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Any further distribution of this work must maintain Electriﬁcation is widely considered an attractive solution for reducing the oil dependency and attribution to the author(s) and the title of environmental impact of road transportation. Many countries have been establishing increasingly the work, journal citation stringent and ambitious targets in support of transport electriﬁcation. We conducted scenario and DOI. simulations to depict the role of transport electriﬁcation in climate change mitigation and how the transport sector would interact with the energy-supply sector. The results showed that transport electriﬁcation without the replacement of fossil-fuel power plants leads to the unfortunate result of increasing emissions instead of achieving a low-carbon transition. While transport electriﬁcation alone would not contribute to climate change mitigation, it is interesting to note that switching to electriﬁed road transport under the sustainable shared socioeconomic pathways permitted an optimistic outlook for a low-carbon transition, even in the absence of a decarbonized power sector. Another interesting ﬁnding was that the stringent penetration of electric vehicles can reduce the mitigation cost generated by the 2 °C climate stabilization target, implying a positive impact for transport policies on the economic system. With technological innovations such as electriﬁed road transport, climate change mitigation does not have to occur at the expense of economic growth. Because a transport electriﬁcation policy closely interacts with energy and economic systems, transport planners, economists, and energy policymakers need to work together to propose policy schemes that consider a cross-sectoral balance for a green sustainable future. 1. Introduction electricity, offer an alternative to conventional fossil-fuel technologies, and switching to electricity for road trans- The transport sector accounts for approximately a port has been proposed as a signiﬁcant way to reduce quarter of global greenhouse gas (GHG) emissions and is direct CO emissions and ease the imbalance between one of the major sectors where emissions are still rising the supply and demand of oil . [1–4]. Within the transport sector, road transport is by Because electric vehicles (EVs) are often con- far the biggest emitter, accounting for more than half of sidered a promising technology and an attractive solu- all transport-related GHG emissions. Rapidly growing tion for low-carbon transport [9, 10], several mobility needs and private vehicle ownership counteract governments have set goals and timelines for the theglobaleffortstoreduceglobalGHG emissionsfrom phase-out of diesel and then gasoline engines by 2050. transport . Due to society’s persistent reliance on fossil The European Union aims to be a major force in the fuels, the reduction of global GHG emissions from EV market, and most European countries have assem- transport to limit the magnitude or rate of long-term bled a series of measures that would help them revita- climate changewillbemorechallenging than in other lize the automotive industry and provide more high- sectors [6, 7]. Low-carbon vehicles, powered by technology jobs. The United States does not have a © 2020 The Author(s). Published by IOP Publishing Ltd Environ. Res. Lett. 15 (2020) 034019 federal policy to boost EV adoption, but several states network. The associated infrastructure, i.e. suitable have set goals to reduce national vehicle emissions to recharging points, is another determining condition zero by 2050. Japan has set a goal of selling only EVs by for a fully electriﬁed transport system [25–27]. 2050. India is one of the few countries that has a con- Although EVs will probably make up a signiﬁcant por- crete strategy for transport electriﬁcation and also has tion of our future transport needs due to technological committed to end the sale of fossil-fuel powered vehi- development and decreasing battery costs, it is neces- cles by 2030. China is working on a plan to ban the sary to investigate whether EVs are as green as they are production and sale of vehicles powered solely by fos- claimed to be and what overall results transport elec- sil fuels and achieve a zero-emissions ﬂeet by 2050. In triﬁcation policies may have. developing countries there are a range of policies, with To investigate how transport electriﬁcation would some countries embracing the future of electric-pow- impact emission trajectories and climate change, as well ered mobility, while others are skeptical about whe- as what policies and strategies are needed for emission ther EVs will penetrate the market and have resisted reduction and climate change mitigation, this study the trend toward transport electriﬁcation. Although employed a global transport model to project the global many countries have proposed bans to prohibit vehi- transport demand of passengers and freight in terms of cles powered by diesel or gasoline, only a few nations the choice of transport mode and its technological details or individual cities have actually legislated against to predict world transport energy use and emissions. The internal combustion engine (ICE) vehicles. Thus, transport model was coupled with a global economic most vehicle bans will not be effective due to the lack model and a simpliﬁed climate model to reveal the inter- of legal enforcement . active mechanisms between transport electriﬁcation, Existing studies have identiﬁed the potential mar- economics, energy, and climate change. Such model ket for EVs and the key factors affecting EV utilization coupling will enable electriﬁed transport to be repre- and beneﬁts, such as vehicle usage behavior, cost, bat- sented in an IAM by providing technological or beha- tery weight, charging patterns, battery range limita- vioral factors . To explore the combined effects of tions, and the lack of public awareness about the transport electriﬁcation and climate change mitigation availability and practicality of these vehicles, the asso- efforts, we developed a set of six scenarios according to ciated infrastructure, and safety regulations [9, 12, 13]. socioeconomic pathways, transport electriﬁcation strate- Different types of EV (battery EVs, hybrid EVs, and gies, and energy policies, such as carbon pricing and a plug-in hybrid EVs) have been compared to determine high reliance on renewable energy. the vehicle technology that is likely to dominate in the coming decades . Because integrated assessment 2. Methods models (IAMs) have been extensively used to explore decarbonizing pathways in the transport sector [2, 3, 2.1. Transport model 14–20], representations of technological advance- A global transport model was employed to provide ment, consumer preferences, and increased market spatially ﬂexible and temporally dynamic simulations of shares of EVs have been input to global IAMs [5, transport demand, energy use, and emissions with 21–23]. Current research clearly indicates the over- consideration given to various technological factors such whelming importance of the role of transport elec- as device cost, speed, travel time, load factor, and triﬁcation in a low-carbon transition. However, preferences. The transport model was developed as a despite EVs reducing transport-related emissions and one-year interval, recursive-type transport choice model, these beneﬁts not being substantially affected by chan- which is described in detail in Zhang et al (2018) .A ges in travel distances, battery ranges, or charging fre- summary of the model structure and its equations is quencies , it is still very difﬁcult to detect the cross- provided in the supplementary information, available sectoral effects of transport electriﬁcation (e.g. the online at stacks.iop.org/ERL/15/034019/mmedia.The impact of the deployment of EVs on the CO emitted model considered different distances, modes, sizes, and by the power sector and the impact of EV penetration technologies for the global projection of passenger and on mitigation costs). It remains uncertain if EVs will freight transport demand in 17 regions around the world deliver the transition toward a green future. (see supplementary ﬁgure S1 and table S1).Global Unlike ICEs, EVs do not emit carbon dioxide, but the power in their batteries must be sourced from passenger and freight transport demand was distin- guished between short- and long-distance travel, and somewhere. A transport electriﬁcation policy could produce an additional demand for electricity, which different modes, vehicle sizes, and technologies (see supplementary table S2).Energyuse andCO emissions could result in an increase in emissions if the electricity is generated from fossil fuels. It would be problematic from transport can be estimated according to technol- ogy-wise transport demand. to overlook the interaction between the transport sec- tor and other sectors (e.g. the power sector) when the The passenger and freight transport demand was calculated by GDP, industrial value added, popula- deployment of EVs is implemented. The electriﬁca- tion of the transport sector requires the integration of tion, and generalized transport cost. Then, discrete vehicles into a reliable and efﬁcient clean energy choice models were used to compute the shares of 2 Environ. Res. Lett. 15 (2020) 034019 Figure 1. Model structure. different distances, modes, sizes, and technologies to the transport model to project the transport based on the generalized transport cost, which demand, with consideration given to the modal includes the fuel cost, device cost, infrastructure cost, structure and technology shares. Then, the transport time cost, and carbon price. Fuel cost was calculated demand, energy consumption from transport, and by fuel price and vehicle energy efﬁciency. Device cost transport device cost from the transport model were was the annualized purchase cost for the vehicle fed back to the economic model to re-estimate the device. The cost of travel time was estimated by the parameters. This loop continued until the energy wage rate and vehicle speed. Infrastructure cost was consumption from transport calculated in the eco- the expense related to the infrastructure upgrades nomic model and the transport model were equal. required at ﬁlling stations and EV charging stations. Next, global GHGs and other air pollutant emissions Technological improvements in EVs were incorpo- were passed to the climate model to generate climate rated into the process of technology selection. outcomes, such as radiative forcing and global mean Technology selection parameters for EVs (cars, buses, temperature changes. The mitigation costs, such as two-wheelers, and small trucks) in future years aligned carbon price and economic losses were estimated by with different scenarios would increase gradually, the CGE model according to the emission constraints accompanied by the implementation of transport elec- given by a Dynamic Integrated Climate—Economy— triﬁcation policies. The transport and energy data type intertemporal model. from 17 regions that were used for parameter estima- tion and calibration were collected from the Asia-Paci- 2.3. Scenario settings ﬁc Integrated Model database. The detailed data Scenario simulations were developed not only to prove sources used in the transport model are listed in sup- the positive effects of the deployment of EVs on plementary table S3. transport decarbonization and emission reduction but also to detect how transport electriﬁcation polices 2.2. Model coupling with a global economic model interact with the power sector. A set of scenarios was The transport model was coupled with a global created to investigate the long-term (to year 2100) economic model and climate model to capture the impacts under various EV technology assumptions interactions and tradeoffs between the transport and energy policy schemes. These scenarios were sector, energy, emissions, macroeconomy, and climate deﬁned according to two dimensions covering the change (ﬁgure 1). The frameworks of the computable model assumptions of transport electriﬁcation and general equilibrium (CGE) model and the Model for energy policies, respectively. Transport electriﬁcation the Assessment of Greenhouse-gas Induced Climate is designed based on the technological preferences for Change were employed for global economic and EVs, including cars, buses, two-wheelers, and small climate modeling. The CGE model was developed for trucks, which reﬂect the key behavioral factors inﬂu- 17 regions, which was consistent with the transport encing consumers’ willingness to purchase or select model. The CGE model is classiﬁed as a multi- EVs. It was assumed that 100% EV market share will regional, multi-sectoral model that covers all eco- be achieved around the world by 2050 due to the EV nomic goods, while considering production factor policy incentives in the HiEV scenarios, while no interactions . An iterative procedure was used to stringent EV policy would be considered in the LoEV obtain the convergence of the coupled model. The scenarios. In the HiEV scenarios, the parameters of the economic model passed the macroeconomic variables technological preferences for ICE vehicles were 3 Environ. Res. Lett. 15 (2020) 034019 Table 1. Scenario settings. Scenario Description LoEV_BaU No EV policy, with no climate efforts LoEV_2D No EV policy, with carbon pricing for the 2 °C target LoEV_Renew No EV policy, with a high preference for renewable energy HiEV_BaU 100% EV market share by 2050, with no climate efforts HiEV_2D 100% EV market share by 2050, with carbon pricing for the 2 °C target HiEV_Renew 100% EV market share by 2050, with a high preference for renewable energy exogenously set to zero by 2050, while higher pre- major contributors to CO emissions, whereas with the ference parameters were given in relation to consu- policy goal of 100% EVs, emissions from road trans- mer’s purchasing decisions regarding EVs to achieve port, including cars, buses, two-wheelers, and small the target of 100% market share. trucks, decreased to zero. In all the transport electriﬁca- Scenarios for energy policies included carbon pri- tion scenarios, transport modes such as large trucks, cing and a preference for renewable energy. The car- aviation, and navigation, which are currently difﬁcult to bon pricing scenarios considered corresponded to a electrify without breakthrough efforts and technologi- 2 °C climate stabilization target versus no climate cal changes, are expected to emit most emissions in the action. The ‘BaU’ scenario assumed no climate mitiga- future. Moreover, the deployment of EVs (HiEV_BaU) tion efforts, whereas the ‘2D’ scenario imposed a price was more effective at reducing emissions than carbon on carbon, which was consistent with the 2 °C target, pricing without the introduction of EVs (LoEV_2D), with the global mean temperature increase peaking at because road transport cannot achieve zero emissions 1.82 °C in 2090 and settling at 1.8 °C in 2100. The by the implementation of carbon pricing alone. A high radiative forcing level associated with the 2 °C target preference for renewable energies did not have direct −2 was around 2.8 W m in 2100. The radiative forcing positive effects on emission reduction in the transport for the BaU and 2D targets is provided in supplemen- sector. Time series results of energy use and mode-wise tary ﬁgure S2. The renewable energy preference sce- emission trajectories are provided in supplementary narios examined the sensitivity of high preferences on ﬁgures S3 and S4, respectively. renewable energies. In the CGE model, a factor for Despite the powerful and effective impact of trans- representing renewable energy preference determined port electriﬁcation on reducing direct CO emissions the share parameter as a logit function, which acceler- from the transport sector, it is unwise to reach an ated the usage of renewable energies, such as wind and overly optimistic conclusion by ignoring the indirect solar, when a high value was used. CO emissions from the electricity generation that Such scenario settings, considering the different energizes EVs. As displayed in ﬁgure 3, the deploy- model assumptions of the transport and power sec- ment of EVs increases emissions from electricity pro- tors, were structured to analyze cross-sectoral rela- duction. A comparison of HiEV_BaU with LoEV_BaU tions and tradeoffs, while also assessing mitigation shows an increase in indirect emissions, although pathways associated with the deployment of EVs direct emissions decrease with the stringent penetra- (table 1). The default values of the underlying socio- tion of EVs during 2005–2100. Thus, without dec- economic conditions, other than road transport-rela- arbonization of the future power supply by means of ted parameters (e.g. GDP and population), were based energy policies, instead of a low-carbon transition, on Shared Socioeconomic Pathway 2 (SSP2) . electriﬁed transport would lead to an increase in total emissions. A high preference for renewable energy would reduce the indirect emissions to some extent, 3. Results whereas a signiﬁcant emission reduction could be achieved by carbon pricing. 3.1. Energy use and emissions from transport The energy use in the transport sector indicated that the 3.2. Emissions from the power sector transport sector would consume more electricity if the Figure 4(a) presents a more detailed analysis of CO targets for the implementation of electric road transport emissions from the energy-supply sector. Without the were achieved through scenarios HiEV_BaU, HiEV_2D, and HiEV_Renew, regardless of whether ambitious climate change mitigation efforts in the power sector, the deployment of EVs resulted in energy policies were established (ﬁgure 2(a)).However, the global consumption of oil and biomass was lower increased emissions from energy production. Such increases in energy-supply-related emissions can be with the deployment of EVs, implying that transport electriﬁcation could reduce oil dependency and the interpreted as a globally growing demand for the electricity required as a result of deploying more EVs. moderate demand for biofuels. Figure 2(b) shows the CO emissions by transport mode. Without ambitious The emission trajectories of LoEV_2D and HiEV_2D transport electriﬁcation goals, cars and trucks were showed that carbon pricing could signiﬁcantly reduce 4 Environ. Res. Lett. 15 (2020) 034019 Figure 2. Effects of transport electriﬁcation on energy use and CO emissions. Energy use from transport (a) and emissions from transport (b). Figure 3. Direct CO emissions from transport and indirect CO emissions from electricity generation that energize electric vehicles 2 2 (EVs). Figure 4. CO emissions from the energy sector (a), and global mean temperature increase above pre-industrial levels (b). 5 Environ. Res. Lett. 15 (2020) 034019 Figure 5. Global energy supply for electricity generation. Figure 6. Impacts of transport electriﬁcation on the consumption of biomass. the emissions in the energy-supply sector, because of rapid transition in the supply base of transport fuels. the switch to renewable and less carbon intensive fuels However, as shown in ﬁgure 2(a), it has already been (ﬁgure 5; see power generation composition and conﬁrmed that transport electriﬁcation exerts a nega- primary energy in supplementary ﬁgures S5 and S6). tive impact on biomass consumption in the transport As shown in ﬁgure 4(b), deploying EVs alone could sector. More interestingly, similar results were appar- not effectively mitigate temperature increases, imply- ent when all sectors were considered, as shown in ing that an EV policy will not reduce CO emissions 2 ﬁgure 6. The deployment of EVs produced a lower from all sectors if the transport is not powered by consumption of biomass. Because biomass produc- decarbonized electricity generation (see emissions by tion may compete with other land uses or land covers, sector in supplementary ﬁgure S7). there is a major debate concerning whether the biomass feedstock production required by ambitious biofuel targets will threaten food security, exacerbate 3.3. Biofuel deforestation, destroy ecosystems, and aggravate rural In the near future, biofuels such as ethanol and biogas poverty [33–35]. Our simulations of transport electri- are expected to be at the leading edge of transport ﬁcation proved that an EV policy could be a promising decarbonization . The widespread adoption of solution for easing the increasing demand on biomass, ambitious biofuel policies would apparently deliver a 6 Environ. Res. Lett. 15 (2020) 034019 Figure 7. Effects of transport electriﬁcation on the total annualized costs of road transport. Figure 8. Mitigation cost metrics for the 2 °C target. which would help mitigate the risk of increasing food Another measure of the economic effects of trans- insecurity due to ambitious biofuel goals. port electriﬁcation is to detect how the cost of climate change mitigation would be modiﬁed with the strin- gent penetration of EVs, which can be indicated by 3.4. Economic results carbon price, GDP loss rate, and welfare loss rate The economic costs and beneﬁts of transport electriﬁ- required to achieve an emission reduction consistent cation over the long term were evaluated using a global with the stabilization objective of the 2 °C scenario. transport model coupled with an economic model, Figure 8 shows that the carbon price for achieving the with the coupling model describing the interactions target of a 2 °C global temperature rise decreased from between the transport sector and macroeconomy. 1072 to 511 USD in 2100 due to the undertaking of an Figure 7 shows the total annualized cost of road ambitious transport electriﬁcation policy. The GDP transport during 2005–2100. Cars and small trucks and welfare loss rate associated with pricing carbon were the dominant modes, accounting for a major can be thereby mitigated signiﬁcantly because the goal proportion of the cost, while device costs generated of emission reduction can be achieved more easily by the highest capital cost compared with energy con- electriﬁcation of the road transport sector through sumption and infrastructure. Stringent transport elec- EVs rather than by putting a heavy price on triﬁcation goals require higher capital costs for the carbon emissions. Carbon-neutral road transport can vehicle, mainly due to the more expensive components instantly contribute to the reduction of transport- of EVs. Although the device cost of EVs is assumed to related emissions by accelerating the market diffusion continue to decline over the coming decades, it is still of EVs, which helps to relieve the negative impacts likely to be higher than that of ICE vehicles. of climate change mitigation efforts on the 7 Environ. Res. Lett. 15 (2020) 034019 Figure 9. Emission trajectories for different EV market shares. Between LoEV (no EV policy) and HiEV (100% EV market share), three additional EV market penetrations were assumed: EV30, EV50, and EV70 (i.e. 30%, 50%, and 70% market shares, respectively). macroeconomy. Therefore, economic development whereas opposite proﬁles can be found especially for does not necessarily have to run counter to climate the total emissions during 2030–2080 because the change policy goals when low-carbon transport tech- reduction in indirect emissions offsets the increases in nologies are taken into consideration. direct emissions. The robustness of model coupling and stringent EV penetration was veriﬁed by a 3.5. Sensitivity analysis sensitivity analysis of the multiple market shares. Driven by transport electriﬁcation policies, the market In addition, there were also uncertainties regard- share of EVs has been projected to increase signiﬁ- ing the different socioeconomic assumptions of cantly in the coming decades. However, there is still population and economic growth. Here, multiple uncertainty related to the future prospects of complete socioeconomic pathways were assumed that were EV penetration by 2050, because only a few govern- aligned with SSP1-3 to explore how socioeconomic ments have legislated to ban ICE vehicle sales. Thus, to factors inﬂuenced the emission proﬁles when con- understand more fully the relationships between sidering stringent transport electriﬁcation. It was policy settings and model outputs, it is necessary to test possible to determine whether there were futures whether the model and its results are robust in the where transport electriﬁcation was more or less bene- presence of uncertainty. One way to perform an ﬁcial, even in the absence of complete power sector uncertainty and sensitivity analysis is to simulate a decarbonization. Figure 10 shows the emission pro- range of transport electriﬁcation scenarios rather than ﬁles for the three SSP scenarios. Transport electriﬁca- by focusing on a 100% market share of EVs. Figure 9 tion reduced direct emissions from the transport displays the CO emission trajectories, with considera- sector, but indirect emissions increased signiﬁcantly tion given to different EV market shares between the in all three SSP scenarios. However, when LoEV and HiEV scenarios. The trajectories of the considering the tradeoff between direct and indirect direct emissions when assuming 30%, 50%, and 70% emissions, the total emissions displayed differences market shares of EV penetration were higher than among the three SSPs. Interestingly, the stringent those for HiEV and lower than those for LoEV, penetration of EVs reduced the total CO emissions regardless of whether renewables penetrate further the in SSP1, whereas in SSP2 and SSP3 there were increa- energy mix or not. The indirect emissions exhibited ses in total emissions when the 100% market share of contrasting features, but the greater the market share, EVs was achieved. Even without a decarbonized the higher the indirect emissions. However, total power sector through carbon pricing or renewable emissions displayed the different dynamics between energy policies, transport electriﬁcation aligned BaU and Renew. Without high preference for renew- with SSP1 was able to meet the CO emission reduc- able energies, total emissions showed increasing trends tion target. in alignment with high market diffusion of EVs, 8 Environ. Res. Lett. 15 (2020) 034019 Figure 10. Emission proﬁles in three Shared Socioeconomic Pathways (SSP1-3) scenarios. Figure 11. An electric vehicle (EV) policy alone shifts emissions from the transport sector to the power sector. 4. Discussion and conclusion Although homogenous targets of 100% market share were established for the stringent EV scenarios Many governments have encouraged the adoption of in 17 regions, governments have actually set different EVs as an important step toward a clean energy future timelines for the phase-out of ICE vehicles (see supple- because of their contribution toward reducing direct mentary table S4). According to these different emissions from transport. However, our research national transport electriﬁcation goals, heterogeneous conﬁrmed that an EV policy without decarbonizing market shares for EV scenarios were designed to power generation fails to contribute to emission reﬂect policy variation and estimate the emission tra- reduction, although direct emissions from transport jectories considering regional heterogeneity in policy can be reduced signiﬁcantly because an EV policy timelines and goals. Figure 12 shows the emission tra- would shift emissions from the transport sector to the jectories with the setting of regionally speciﬁc ICE power sector (ﬁgure 11). Despite the rapid technologi- bans. It was assumed that more ambitious targets for cal progress made with EV technologies, an analysis of EV penetration would be established in the EU, combined transport electriﬁcation and energy policies Canada, and India, in view of their national strategies revealed an uncomfortable truth—transport electriﬁ- for transport electriﬁcation, while default values for cation alone does not successfully reduce emissions deploying EVs were set for other countries and regions and mitigate climate change. Instead, to meet stringent such as the US, China, and Japan. Regardless of whe- climate targets, the linkages between the transport ther carbon pricing and renewable energy policies sector and energy sector deserve attention. Renewable were deployed, additional emission reductions could energy as a means to decarbonize power generation be realized globally due to the different regional EV needs to play a key role when electrifying the transport diffusion policies. Because transport emissions in the sector. EU, Canada, and India account for approximately a 9 Environ. Res. Lett. 15 (2020) 034019 Figure 12. Emission trajectories after setting regionally speciﬁc targets on electric vehicle (EV) sales. Homogeneous targets for EV sales indicated that a 100% market share will be achieved by 2050 for all regions worldwide. Regionally speciﬁc targets were set for 100% market shares by 2030 (the EU and India), 2040 (Canada), and 2050 (other regions such as the US, China, Japan, etc). quarter of global transport emissions, earlier timelines economic growth due to imposition of a carbon tax for for ICE bans in these three regions would accelerate achieving climate change mitigation targets. The the global emission reduction. The regional emission impact on the dynamics of the macroeconomy of trajectories considering these policy variations are transport electriﬁcation needs to be considered when provided in supplementary ﬁgure S8. evaluating the feasibility and cost-effectiveness of EV Our ﬁndings should not be interpreted to down- policies. Climate action does not have to decrease eco- play the contribution of transport electriﬁcation to cli- nomic growth and it is not certain that economic mate change mitigation or to deemphasize the role of sacriﬁce will be required. It is possible to propose a EVs as a potential solution toward a low-carbon trans- win-win strategy of low-carbon transition and eco- ition. Rather, we highlight the interaction required nomic development. On the other hand, from the between transport electriﬁcation and the power sector viewpoint of consumers, an electriﬁed transport sector to formulate more harmonized and inclusive policies. requires additional vehicle purchase costs for EVs Combining transport electriﬁcation with energy poli- compared to a conventional ICE driven vehicle, cies, such as carbon pricing, could facilitate emission mainly because of the cost of the battery. Although reductions from transport and a simultaneous trans- battery costs are projected to decrease due to improve- ition to a low-carbon future. Interestingly, transport ments in the materials used as well as the potential for electriﬁcation can also be considered a potential policy large-scale manufacturing , economic policy tool to alleviate the negative impacts of biofuel devel- incentives such as subsidies for EVs need to be con- opment on food security due to ambitious climate sidered to reduce the additional costs of EVs directly change mitigation targets. Moreover, it was found that and stimulate consumers to purchase them. In this the emission reduction effect of stringent EV goals was study, scenario settings for stringent EV penetration not dependent on the decarbonized power sector or were represented only by ICE vehicle bans, and did not accompanying energy policies in SSP1, which depicts involve other speciﬁc EV policies, such as purchasing features of a sustainable future, with low fossil-fuel subsidies, exemptions from tolls, and registration fees. dependence and an increasing share of renewables. Further studies are needed to determine how ﬁnancial SSP1 is characterized as ‘Taking the Green Road’, with incentives for EV use would modify the market share low population projections but high productivity, of EVs in the coming decades. leading to lower CO emissions and fewer challenges Although this study was aimed at determining the to climate change mitigation. Because the world is role of transport electriﬁcation using a global trans- oriented toward lower resource use and energy inten- port model coupled with economic and climate mod- sity in SSP1, a widespread transition to a zero-carbon els, there are limitations to the study that should be road transport sector might not have side effects. noted. The temporal dynamics associated with EV Because the effectiveness of transport electriﬁcation charging were not taken into consideration and, policy is determined by socioeconomic pathways, therefore, the current model framework did not con- transport planners, energy experts, policymakers, duct an analysis of the hourly balance between EV economists, and stakeholders need to work together to charging loads and electricity generation. In future develop a joint strategy for transport electriﬁcation to studies, a detailed hourly proﬁle of EV charging reduce CO emissions quickly and effectively. should be explicitly represented. In addition, the Mitigation cost measures represent the econom- emissions produced from the EV manufacturing pro- ical attractiveness of transport electriﬁcation as a miti- cess were not included in the global transport model, gation opportunity, because it reduces the loss rates of and will need to be incorporated when estimating the 10 Environ. Res. 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Environmental Research Letters – IOP Publishing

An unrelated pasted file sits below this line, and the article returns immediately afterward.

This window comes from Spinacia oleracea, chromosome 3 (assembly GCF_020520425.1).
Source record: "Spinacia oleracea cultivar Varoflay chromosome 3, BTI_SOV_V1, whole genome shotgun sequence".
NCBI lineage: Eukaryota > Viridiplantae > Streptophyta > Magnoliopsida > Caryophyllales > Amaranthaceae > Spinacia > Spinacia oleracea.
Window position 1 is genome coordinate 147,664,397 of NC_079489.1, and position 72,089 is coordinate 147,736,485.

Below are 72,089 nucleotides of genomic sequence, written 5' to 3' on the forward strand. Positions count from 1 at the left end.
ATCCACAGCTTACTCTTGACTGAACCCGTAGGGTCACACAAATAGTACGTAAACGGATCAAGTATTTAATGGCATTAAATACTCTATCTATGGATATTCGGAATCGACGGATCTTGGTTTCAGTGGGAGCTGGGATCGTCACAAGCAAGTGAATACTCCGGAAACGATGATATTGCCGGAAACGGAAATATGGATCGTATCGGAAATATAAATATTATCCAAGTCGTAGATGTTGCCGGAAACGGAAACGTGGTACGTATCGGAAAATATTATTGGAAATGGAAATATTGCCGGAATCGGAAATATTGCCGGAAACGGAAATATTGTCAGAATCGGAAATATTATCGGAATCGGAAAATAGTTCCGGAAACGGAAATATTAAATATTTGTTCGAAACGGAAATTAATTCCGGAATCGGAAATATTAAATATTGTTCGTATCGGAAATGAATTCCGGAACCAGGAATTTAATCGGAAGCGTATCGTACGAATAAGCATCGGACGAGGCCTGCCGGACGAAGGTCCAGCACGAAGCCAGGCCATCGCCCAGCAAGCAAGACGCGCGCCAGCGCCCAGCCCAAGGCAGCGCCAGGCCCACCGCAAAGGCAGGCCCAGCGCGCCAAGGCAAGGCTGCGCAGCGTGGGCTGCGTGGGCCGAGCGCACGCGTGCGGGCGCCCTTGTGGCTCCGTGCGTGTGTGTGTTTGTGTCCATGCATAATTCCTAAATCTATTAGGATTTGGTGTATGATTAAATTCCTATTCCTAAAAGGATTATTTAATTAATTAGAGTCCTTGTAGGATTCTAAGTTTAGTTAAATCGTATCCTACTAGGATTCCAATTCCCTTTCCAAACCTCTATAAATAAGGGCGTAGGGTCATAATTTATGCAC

Published: Mar 1, 2020